On 20 April 2017, Prime Minister Malcolm Turnbull and the Minister for Immigration and Border Protection, Peter Dutton announced a package to reform citizenship. These changes would include:
- Changes to English language level from basic to competent (IELTS Level 6)
- Resitting of the citizenship test (an applicant can only take the test three times in a two-year period)
- New permanent resident requirements
- New ministerial powers, and
- Changes to children’s citizenship path.
In September the Standing Committee on Legal and Constitutional Affairs submitted their report on the Coalition Government’s Australian Citizenship Legislation Amendment (Strengthening the Requirements for Australian Citizenship and Other Measure) Bill 2017. It included four recommendations, an in-depth analysis of each of the new provisions of the Bill and dissenting report from the Australian Labor Party, the Australian Greens and the Nick Xenophon Team.
Changes to the language requirements
One of the proposed changes within the Bill was for applicants to pass a stand-alone English test, which involved reading writing, listening and speaking to the level of ‘competent’ as per International English Language Testing System (IELTS) Level 6. Within the Committee there was a mix of opinions behind the reasoning for changing this requirement on permanent residents wanting to become citizens. The Committee found there is a widespread recognition for English language competency for integration, but required clarification in the terms of the meaning of ‘competency’.
Labor, Australian Greens and the Nick Xenaphon Senators did not agree with this proposed change, but did agree there was a need for ‘conversational English’. All saw that there was little explanation for the reasons behind the change. The Australian Greens pointed out that this change would incur a significant economic burden for those migrants seeking citizenship, as free English classes do not reach the equivalent of Level 4 IELTS. Similarly, Labor highlighted that it is inappropriate to expect migrants to have a university level (or Level 6 IELTS) of English, one that many current citizens could not reach.
If the proposed legislation was successful through the Senate, applicants would only be allowed to sit the citizenship test three times. Many submissions discussed that this measure was unduly harsh and would cause much stress on applicants.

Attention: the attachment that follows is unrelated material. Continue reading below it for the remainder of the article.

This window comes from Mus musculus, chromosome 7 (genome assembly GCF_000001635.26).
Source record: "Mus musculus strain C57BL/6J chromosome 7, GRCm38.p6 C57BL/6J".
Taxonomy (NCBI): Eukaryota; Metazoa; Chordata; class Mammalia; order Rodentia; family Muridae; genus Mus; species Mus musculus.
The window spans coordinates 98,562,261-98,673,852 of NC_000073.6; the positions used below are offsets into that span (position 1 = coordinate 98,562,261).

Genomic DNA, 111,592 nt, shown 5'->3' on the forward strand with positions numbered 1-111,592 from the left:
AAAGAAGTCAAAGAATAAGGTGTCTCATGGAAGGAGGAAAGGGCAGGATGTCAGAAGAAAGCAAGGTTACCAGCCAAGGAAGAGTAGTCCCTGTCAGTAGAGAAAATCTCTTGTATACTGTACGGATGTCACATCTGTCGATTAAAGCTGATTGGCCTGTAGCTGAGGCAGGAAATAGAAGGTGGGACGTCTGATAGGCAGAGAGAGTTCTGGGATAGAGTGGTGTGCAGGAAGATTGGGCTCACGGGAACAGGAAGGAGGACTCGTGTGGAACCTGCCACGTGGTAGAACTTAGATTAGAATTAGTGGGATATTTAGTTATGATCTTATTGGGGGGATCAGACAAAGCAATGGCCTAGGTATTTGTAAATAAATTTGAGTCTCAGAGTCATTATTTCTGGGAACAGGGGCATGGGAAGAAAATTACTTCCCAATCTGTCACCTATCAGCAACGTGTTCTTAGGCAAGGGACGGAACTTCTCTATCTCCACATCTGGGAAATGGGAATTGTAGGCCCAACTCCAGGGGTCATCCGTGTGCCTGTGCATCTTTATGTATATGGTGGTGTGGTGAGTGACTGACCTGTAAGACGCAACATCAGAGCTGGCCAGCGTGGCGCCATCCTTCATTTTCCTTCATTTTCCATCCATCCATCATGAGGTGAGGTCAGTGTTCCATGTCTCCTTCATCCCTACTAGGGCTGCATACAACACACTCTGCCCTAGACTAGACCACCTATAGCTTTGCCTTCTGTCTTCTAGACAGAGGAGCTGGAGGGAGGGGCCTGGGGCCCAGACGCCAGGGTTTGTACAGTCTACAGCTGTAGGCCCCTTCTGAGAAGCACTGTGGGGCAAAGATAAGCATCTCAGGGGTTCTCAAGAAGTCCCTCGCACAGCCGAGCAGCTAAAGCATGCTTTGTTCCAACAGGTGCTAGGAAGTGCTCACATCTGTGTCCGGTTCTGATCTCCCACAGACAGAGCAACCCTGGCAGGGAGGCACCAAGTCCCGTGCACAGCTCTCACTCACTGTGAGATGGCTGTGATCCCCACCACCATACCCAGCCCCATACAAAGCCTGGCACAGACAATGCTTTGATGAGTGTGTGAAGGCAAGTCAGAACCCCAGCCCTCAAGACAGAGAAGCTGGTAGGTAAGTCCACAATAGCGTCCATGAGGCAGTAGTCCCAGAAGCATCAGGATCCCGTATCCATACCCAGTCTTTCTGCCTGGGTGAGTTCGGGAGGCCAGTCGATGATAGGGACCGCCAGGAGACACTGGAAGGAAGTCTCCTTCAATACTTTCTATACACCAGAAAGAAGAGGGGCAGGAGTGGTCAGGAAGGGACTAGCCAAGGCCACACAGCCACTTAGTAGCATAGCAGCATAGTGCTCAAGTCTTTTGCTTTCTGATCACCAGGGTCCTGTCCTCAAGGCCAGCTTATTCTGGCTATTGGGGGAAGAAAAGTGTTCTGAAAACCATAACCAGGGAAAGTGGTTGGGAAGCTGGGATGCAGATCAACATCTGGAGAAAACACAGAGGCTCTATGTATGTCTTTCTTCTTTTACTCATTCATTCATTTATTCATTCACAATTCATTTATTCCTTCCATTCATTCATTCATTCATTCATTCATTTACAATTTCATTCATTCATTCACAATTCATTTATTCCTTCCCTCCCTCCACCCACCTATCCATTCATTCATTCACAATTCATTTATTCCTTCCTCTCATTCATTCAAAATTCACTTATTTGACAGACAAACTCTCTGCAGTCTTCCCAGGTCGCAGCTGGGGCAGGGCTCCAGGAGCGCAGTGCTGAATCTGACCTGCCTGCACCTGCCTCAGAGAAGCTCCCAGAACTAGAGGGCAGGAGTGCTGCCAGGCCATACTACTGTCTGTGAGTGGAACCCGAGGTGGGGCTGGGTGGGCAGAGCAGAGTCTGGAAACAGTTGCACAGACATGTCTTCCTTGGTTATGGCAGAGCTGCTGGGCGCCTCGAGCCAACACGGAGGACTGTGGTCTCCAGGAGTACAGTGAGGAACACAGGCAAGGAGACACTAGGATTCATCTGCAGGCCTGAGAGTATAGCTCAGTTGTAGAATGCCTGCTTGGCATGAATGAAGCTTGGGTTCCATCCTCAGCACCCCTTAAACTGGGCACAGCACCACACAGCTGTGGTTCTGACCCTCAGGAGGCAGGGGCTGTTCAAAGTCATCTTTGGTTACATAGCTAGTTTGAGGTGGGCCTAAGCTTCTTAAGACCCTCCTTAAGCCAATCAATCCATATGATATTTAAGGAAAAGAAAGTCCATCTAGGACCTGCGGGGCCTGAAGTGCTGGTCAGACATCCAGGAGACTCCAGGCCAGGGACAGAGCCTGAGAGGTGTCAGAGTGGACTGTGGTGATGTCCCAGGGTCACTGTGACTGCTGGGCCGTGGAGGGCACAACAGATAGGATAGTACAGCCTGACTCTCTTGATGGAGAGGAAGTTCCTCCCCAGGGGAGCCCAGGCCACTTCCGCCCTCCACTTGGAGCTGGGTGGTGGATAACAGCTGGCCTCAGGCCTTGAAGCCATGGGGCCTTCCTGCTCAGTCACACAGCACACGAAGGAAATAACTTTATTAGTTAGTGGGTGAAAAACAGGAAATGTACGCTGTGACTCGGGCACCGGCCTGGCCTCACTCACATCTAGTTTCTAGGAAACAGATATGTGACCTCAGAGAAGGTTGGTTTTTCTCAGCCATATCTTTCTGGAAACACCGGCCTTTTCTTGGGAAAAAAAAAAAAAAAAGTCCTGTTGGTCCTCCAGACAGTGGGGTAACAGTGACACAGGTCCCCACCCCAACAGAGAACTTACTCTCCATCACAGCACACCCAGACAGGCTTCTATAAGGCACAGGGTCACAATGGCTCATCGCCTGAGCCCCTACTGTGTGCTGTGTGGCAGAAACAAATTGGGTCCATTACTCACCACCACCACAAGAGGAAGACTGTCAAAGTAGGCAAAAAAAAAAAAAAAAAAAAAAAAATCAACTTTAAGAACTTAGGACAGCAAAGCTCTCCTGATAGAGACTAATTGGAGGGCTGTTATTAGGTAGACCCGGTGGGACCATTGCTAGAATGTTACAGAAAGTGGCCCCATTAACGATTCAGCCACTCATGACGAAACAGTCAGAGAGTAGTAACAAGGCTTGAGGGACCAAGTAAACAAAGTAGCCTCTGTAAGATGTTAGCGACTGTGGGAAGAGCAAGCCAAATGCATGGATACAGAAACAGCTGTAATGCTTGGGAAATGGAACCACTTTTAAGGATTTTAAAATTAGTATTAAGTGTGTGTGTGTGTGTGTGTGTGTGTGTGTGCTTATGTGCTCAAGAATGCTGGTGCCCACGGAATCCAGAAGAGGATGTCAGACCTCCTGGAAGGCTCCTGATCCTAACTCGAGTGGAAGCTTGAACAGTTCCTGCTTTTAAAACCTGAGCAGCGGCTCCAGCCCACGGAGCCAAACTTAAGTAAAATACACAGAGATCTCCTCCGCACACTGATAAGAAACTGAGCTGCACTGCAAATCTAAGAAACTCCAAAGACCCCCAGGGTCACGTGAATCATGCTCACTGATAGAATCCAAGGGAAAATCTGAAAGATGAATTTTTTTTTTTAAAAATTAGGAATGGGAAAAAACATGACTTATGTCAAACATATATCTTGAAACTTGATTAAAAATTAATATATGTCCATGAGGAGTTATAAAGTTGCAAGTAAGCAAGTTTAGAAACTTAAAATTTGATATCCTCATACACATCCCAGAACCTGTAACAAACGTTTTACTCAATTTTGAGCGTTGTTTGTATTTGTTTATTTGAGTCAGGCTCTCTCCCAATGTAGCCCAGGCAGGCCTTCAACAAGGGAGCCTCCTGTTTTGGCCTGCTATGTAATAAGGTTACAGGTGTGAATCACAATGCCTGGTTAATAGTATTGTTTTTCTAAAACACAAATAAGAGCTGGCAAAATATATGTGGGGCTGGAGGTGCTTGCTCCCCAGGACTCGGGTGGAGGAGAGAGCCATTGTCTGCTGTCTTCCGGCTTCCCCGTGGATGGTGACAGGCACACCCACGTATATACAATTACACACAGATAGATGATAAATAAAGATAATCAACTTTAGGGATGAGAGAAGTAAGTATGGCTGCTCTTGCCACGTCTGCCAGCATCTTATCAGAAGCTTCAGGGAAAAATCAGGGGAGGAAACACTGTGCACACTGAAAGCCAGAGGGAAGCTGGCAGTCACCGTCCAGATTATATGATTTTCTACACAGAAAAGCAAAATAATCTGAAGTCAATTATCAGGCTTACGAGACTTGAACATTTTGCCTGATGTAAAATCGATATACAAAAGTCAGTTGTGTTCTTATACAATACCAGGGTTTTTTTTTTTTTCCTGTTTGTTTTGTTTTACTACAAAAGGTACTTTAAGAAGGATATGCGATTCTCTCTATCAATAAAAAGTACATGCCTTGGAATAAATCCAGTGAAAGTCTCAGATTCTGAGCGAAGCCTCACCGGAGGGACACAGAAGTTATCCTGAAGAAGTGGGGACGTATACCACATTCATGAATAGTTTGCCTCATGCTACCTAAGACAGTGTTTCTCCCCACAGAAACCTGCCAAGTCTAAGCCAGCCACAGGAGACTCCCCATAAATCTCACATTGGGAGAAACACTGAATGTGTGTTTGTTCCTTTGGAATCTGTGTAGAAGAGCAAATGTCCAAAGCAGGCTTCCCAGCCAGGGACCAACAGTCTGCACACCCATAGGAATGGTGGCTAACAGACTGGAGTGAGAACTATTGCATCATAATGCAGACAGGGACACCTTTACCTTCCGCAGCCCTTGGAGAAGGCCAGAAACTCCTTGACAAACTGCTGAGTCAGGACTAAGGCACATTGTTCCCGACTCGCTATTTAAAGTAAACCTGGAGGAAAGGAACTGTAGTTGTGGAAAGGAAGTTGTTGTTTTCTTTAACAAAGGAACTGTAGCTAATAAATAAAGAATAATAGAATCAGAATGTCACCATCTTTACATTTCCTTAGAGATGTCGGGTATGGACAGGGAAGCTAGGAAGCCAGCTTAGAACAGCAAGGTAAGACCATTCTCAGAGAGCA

Changes to permanent residency requirements
On top of these changes, in order to submit a citizenship application, applicants would be required to have been on a permanent resident visa for four years, in comparison to the one year as it currently stands. In the report, the Committee made comparisons with other countries that had longer pathways to citizenship, and saw that the change in the length of time of a permanent resident visa was reasonable. Within the submissions, there were a number of stories retold of people facing hardships during their process to gaining Australian citizenship.
Labor termed this as ‘visa stress’, which affected the emotional and financial well-being of many applicants. They stated that the government provided no meaningful support to explain why their measures would be effective to the integration of the applicant into Australian society. The Greens supported this statement, arguing that that the proposed change would hinder the ability of migrants to integrate. This was supported by the fact that permanent residents are unable to access Commonwealth supported places for tertiary education. The submissions, and as Nick Xenaphon highlighted, asked for the changes in timeframe on permanent resident visas to have transitional provisions, so those who were on the pathway to permanent residency (and who had not applied by 20 April 2017) would not have to move their citizenship goalposts and restructure their future plans in Australia.
Increase of ministerial powers
Many of the concerns with the changes within this proposed Bill were the increase and introduction of new ministerial powers. A notable submission from the Scrutiny of Bills Committee noted that the power to delegate legislation would provide the sitting Minister with wide powers of unspecified purposes.
The Committee’s report did not share many of these concerns. It appreciated that as this is a time of heightened security, situations could arise that would not have previously been dealt with in Parliament. The report made clear that these new powers were deemed necessary to ensure integrity and confidence in the citizenship program.
Labor, The Greens and Nick Xenophon expressed much concern for these changes to the powers of a ministerial department. They all commented that if these changes were to pass through the Senate there would be some erosion and less transparency within government. Nick Xenophon noted that that the Australian Values statement and the Criteria for integration should be properly debated and determined by parliament.
The report from the Standing Committee highlights many areas of tension and debate about the role and purpose of Australian citizenship. Although the Committee recommended that the Bill be passed, the three dissenting reports thought the Bill was unacceptable in its current form, or recommended that the not be passed at all. This Bill is highly problematic for refugee communities, who will be further disadvantaged by these changes.